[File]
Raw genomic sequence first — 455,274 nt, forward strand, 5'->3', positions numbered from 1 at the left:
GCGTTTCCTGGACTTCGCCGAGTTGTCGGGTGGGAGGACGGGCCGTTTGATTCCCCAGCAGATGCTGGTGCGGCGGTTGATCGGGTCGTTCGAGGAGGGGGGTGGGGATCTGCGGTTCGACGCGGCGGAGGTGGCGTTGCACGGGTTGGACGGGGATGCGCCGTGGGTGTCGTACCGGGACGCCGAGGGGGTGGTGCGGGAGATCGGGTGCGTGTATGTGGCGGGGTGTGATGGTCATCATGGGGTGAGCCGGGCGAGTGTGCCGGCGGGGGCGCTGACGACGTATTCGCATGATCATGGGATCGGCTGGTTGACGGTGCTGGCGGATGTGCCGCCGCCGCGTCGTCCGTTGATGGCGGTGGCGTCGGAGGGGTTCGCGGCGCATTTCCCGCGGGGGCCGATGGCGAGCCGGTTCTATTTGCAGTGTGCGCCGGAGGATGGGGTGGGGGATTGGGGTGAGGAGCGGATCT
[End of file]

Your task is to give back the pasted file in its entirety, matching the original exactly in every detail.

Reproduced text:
Raw genomic sequence first — 455,274 nt, forward strand, 5'->3', positions numbered from 1 at the left:
GCGTTTCCTGGACTTCGCCGAGTTGTCGGGTGGGAGGACGGGCCGTTTGATTCCCCAGCAGATGCTGGTGCGGCGGTTGATCGGGTCGTTCGAGGAGGGGGGTGGGGATCTGCGGTTCGACGCGGCGGAGGTGGCGTTGCACGGGTTGGACGGGGATGCGCCGTGGGTGTCGTACCGGGACGCCGAGGGGGTGGTGCGGGAGATCGGGTGCGTGTATGTGGCGGGGTGTGATGGTCATCATGGGGTGAGCCGGGCGAGTGTGCCGGCGGGGGCGCTGACGACGTATTCGCATGATCATGGGATCGGCTGGTTGACGGTGCTGGCGGATGTGCCGCCGCCGCGTCGTCCGTTGATGGCGGTGGCGTCGGAGGGGTTCGCGGCGCATTTCCCGCGGGGGCCGATGGCGAGCCGGTTCTATTTGCAGTGTGCGCCGGAGGATGGGGTGGGGGATTGGGGTGAGGAGCGGATCT